‘Giving Ryde’s Past to the Future’

Historic Ryde Society Quiz Night Thursday 24th May 2023 at Yelf's Hotel, at 7p.m. for 7.30pm.

Isle of Wight Observer January 22, 1870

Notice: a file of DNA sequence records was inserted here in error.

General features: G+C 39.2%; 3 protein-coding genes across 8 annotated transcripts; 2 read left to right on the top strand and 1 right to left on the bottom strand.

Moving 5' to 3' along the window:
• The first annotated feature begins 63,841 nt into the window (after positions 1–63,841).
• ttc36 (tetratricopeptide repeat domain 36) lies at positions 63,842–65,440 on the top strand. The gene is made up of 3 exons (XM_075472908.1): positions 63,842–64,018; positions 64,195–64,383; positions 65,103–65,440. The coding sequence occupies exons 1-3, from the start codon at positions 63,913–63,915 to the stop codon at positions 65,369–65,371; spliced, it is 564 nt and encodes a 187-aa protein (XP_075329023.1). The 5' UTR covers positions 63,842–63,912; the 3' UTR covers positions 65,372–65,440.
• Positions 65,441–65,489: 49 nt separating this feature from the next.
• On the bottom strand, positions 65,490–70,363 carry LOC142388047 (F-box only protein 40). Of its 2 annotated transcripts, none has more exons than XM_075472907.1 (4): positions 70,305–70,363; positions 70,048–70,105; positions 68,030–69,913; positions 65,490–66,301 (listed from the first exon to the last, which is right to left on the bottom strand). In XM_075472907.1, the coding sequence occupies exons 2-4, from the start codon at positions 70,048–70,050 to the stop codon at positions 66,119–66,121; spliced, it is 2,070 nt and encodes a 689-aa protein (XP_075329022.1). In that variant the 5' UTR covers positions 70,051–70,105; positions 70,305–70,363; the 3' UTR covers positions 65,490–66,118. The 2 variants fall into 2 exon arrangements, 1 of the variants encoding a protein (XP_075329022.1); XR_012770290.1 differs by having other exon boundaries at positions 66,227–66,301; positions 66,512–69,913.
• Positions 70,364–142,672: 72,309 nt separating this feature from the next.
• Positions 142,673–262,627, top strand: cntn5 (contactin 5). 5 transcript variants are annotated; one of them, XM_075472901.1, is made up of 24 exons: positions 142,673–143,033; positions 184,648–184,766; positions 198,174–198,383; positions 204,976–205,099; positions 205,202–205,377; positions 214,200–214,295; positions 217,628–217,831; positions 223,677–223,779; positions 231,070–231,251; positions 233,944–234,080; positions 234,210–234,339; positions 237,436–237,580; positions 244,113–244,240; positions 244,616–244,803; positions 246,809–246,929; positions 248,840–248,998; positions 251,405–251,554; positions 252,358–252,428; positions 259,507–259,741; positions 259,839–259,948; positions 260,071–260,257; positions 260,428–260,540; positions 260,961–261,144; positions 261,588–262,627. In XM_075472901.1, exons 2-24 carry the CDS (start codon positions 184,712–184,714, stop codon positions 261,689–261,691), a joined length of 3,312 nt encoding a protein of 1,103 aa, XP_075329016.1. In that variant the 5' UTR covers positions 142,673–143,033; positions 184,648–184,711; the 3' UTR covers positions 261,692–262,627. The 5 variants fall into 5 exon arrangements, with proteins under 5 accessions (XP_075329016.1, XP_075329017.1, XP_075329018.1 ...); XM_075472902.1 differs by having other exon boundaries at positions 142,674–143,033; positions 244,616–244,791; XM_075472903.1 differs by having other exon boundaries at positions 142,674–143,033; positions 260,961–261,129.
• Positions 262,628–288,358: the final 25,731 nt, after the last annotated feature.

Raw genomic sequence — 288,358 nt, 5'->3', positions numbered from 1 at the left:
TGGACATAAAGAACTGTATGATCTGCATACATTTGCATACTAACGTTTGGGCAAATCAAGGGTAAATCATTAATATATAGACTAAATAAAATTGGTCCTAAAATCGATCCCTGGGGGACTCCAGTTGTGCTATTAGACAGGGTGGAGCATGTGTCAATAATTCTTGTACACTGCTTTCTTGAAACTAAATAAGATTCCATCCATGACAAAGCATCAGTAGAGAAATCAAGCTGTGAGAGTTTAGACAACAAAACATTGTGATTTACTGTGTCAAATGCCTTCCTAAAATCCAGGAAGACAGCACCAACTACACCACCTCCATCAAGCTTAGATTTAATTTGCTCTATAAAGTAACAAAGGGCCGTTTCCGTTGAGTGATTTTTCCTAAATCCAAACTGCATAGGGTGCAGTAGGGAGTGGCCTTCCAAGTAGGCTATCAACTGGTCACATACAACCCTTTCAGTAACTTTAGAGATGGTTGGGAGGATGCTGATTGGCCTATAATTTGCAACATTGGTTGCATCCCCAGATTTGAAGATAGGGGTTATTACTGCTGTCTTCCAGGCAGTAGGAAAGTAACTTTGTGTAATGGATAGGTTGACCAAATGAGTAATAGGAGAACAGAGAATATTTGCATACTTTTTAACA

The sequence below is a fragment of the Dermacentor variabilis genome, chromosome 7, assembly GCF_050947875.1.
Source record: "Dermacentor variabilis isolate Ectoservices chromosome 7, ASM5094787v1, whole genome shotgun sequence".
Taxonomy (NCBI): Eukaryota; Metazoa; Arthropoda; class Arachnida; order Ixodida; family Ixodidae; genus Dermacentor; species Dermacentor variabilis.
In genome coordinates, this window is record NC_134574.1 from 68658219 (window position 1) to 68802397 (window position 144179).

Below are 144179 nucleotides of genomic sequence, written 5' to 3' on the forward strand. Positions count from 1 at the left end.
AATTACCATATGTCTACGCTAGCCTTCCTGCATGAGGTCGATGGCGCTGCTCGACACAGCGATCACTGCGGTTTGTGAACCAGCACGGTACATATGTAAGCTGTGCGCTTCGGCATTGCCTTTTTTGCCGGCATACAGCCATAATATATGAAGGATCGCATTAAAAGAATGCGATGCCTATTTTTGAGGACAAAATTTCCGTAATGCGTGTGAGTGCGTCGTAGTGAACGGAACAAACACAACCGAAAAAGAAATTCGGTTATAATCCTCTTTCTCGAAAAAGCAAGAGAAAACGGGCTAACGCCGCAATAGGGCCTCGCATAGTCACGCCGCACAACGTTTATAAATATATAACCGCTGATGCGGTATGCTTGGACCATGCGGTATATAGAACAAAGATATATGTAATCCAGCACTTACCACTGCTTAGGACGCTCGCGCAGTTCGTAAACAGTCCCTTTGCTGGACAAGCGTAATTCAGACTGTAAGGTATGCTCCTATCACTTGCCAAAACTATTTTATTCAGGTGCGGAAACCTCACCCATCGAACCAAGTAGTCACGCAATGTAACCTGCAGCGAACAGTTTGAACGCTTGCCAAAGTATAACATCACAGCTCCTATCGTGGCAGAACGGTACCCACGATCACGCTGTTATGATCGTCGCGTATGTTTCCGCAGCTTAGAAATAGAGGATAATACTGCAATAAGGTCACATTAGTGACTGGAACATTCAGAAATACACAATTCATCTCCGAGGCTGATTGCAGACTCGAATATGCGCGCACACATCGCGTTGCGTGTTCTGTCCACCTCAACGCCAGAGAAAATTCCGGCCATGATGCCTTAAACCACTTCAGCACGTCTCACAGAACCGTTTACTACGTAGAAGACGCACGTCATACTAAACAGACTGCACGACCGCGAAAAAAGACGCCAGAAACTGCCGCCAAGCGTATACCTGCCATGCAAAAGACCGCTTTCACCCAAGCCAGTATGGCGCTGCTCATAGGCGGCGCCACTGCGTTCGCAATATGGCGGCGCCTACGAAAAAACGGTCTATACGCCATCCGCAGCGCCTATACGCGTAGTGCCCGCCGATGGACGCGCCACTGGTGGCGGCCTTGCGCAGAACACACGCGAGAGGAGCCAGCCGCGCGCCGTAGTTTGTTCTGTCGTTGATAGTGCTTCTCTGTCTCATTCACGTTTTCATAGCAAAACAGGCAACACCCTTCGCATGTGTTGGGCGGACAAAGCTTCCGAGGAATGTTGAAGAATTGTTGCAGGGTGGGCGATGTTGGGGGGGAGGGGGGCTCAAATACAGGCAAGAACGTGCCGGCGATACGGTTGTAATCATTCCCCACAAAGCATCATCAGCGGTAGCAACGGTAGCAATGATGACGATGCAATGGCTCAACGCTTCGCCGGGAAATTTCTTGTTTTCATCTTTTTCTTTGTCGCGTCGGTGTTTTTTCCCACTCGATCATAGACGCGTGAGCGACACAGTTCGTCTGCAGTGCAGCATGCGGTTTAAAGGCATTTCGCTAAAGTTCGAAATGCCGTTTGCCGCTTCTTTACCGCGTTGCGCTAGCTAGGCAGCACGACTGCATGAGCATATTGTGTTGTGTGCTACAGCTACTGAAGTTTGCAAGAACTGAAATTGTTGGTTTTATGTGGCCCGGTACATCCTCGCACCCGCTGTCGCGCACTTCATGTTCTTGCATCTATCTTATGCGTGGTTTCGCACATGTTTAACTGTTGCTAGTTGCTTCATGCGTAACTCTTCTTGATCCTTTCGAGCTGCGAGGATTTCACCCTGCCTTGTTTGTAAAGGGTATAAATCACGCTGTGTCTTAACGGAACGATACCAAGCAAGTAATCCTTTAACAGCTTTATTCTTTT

On Friday evening last, between 9 and 10 o’clock, a little girl was passing up Union-road, when she saw dense volumes of smoke issuing from the roof of Mr Leonard Halstead’s workshops, which is situated next door to Mr Cheverton’s wine and spirit stores. Mr Buckett, at the Town-hall, as well as the police, were speedily communicated with, and they were on the spot almost with the rapidity of lightning; indeed, within a quarter of an hour from the time of the alarm, 19 out of the 20 firemen were there at work with the hose and the plug. It is a subject relfecting the highest credit on our local firemen, whose prompt exertions were undoubtedly the means of saving a great destruction of valuable property. It appears that the workmen in the employ of Mr Halstead had, on Friday afternoon been melting lead, for which purpose they had kept up a large fire, which heated the back of the fire place so much that some tarred planking at the back of the bricks geban to sweal (sic) and at the time the girl first saw the smoke, had burnt out and caught some of the wood work of the ceiling on fire. The firemen carried the hose over the roof to the spot where the fire was burning, and by dint of great exertion got it under by 12 o’clock. In the upper part of the workshops there are two rooms, one of which is used for storing paper, and this was immediately removed. As it was, the ceiling was much scorched; and in the work room, from which it is divided by a thin partition, there was a large hole burnt in the ceiling. the lower part of the building is used as a store for turpentine, oil, &c., and contained a large quantity of these dangerous materials. Had the fire caught hold of these, there would probably have been an explosion, and considering that the next building was filled with wines and spirits, and moreover that it is only separated by a thin brick wall, we have much reason to be thankful that the fire was so promptly suppressed. The greatest possible credit is due to Mr Buckett, and the firemen generally; also to the police, who did all in their power and watched the premises all night in case of further outbreak. The damage fortunately is trifling, not exceeding £20, and that appears to have been caused more by water than fire. The building, we understand, is insured, but not Mr Halstead’s stock.

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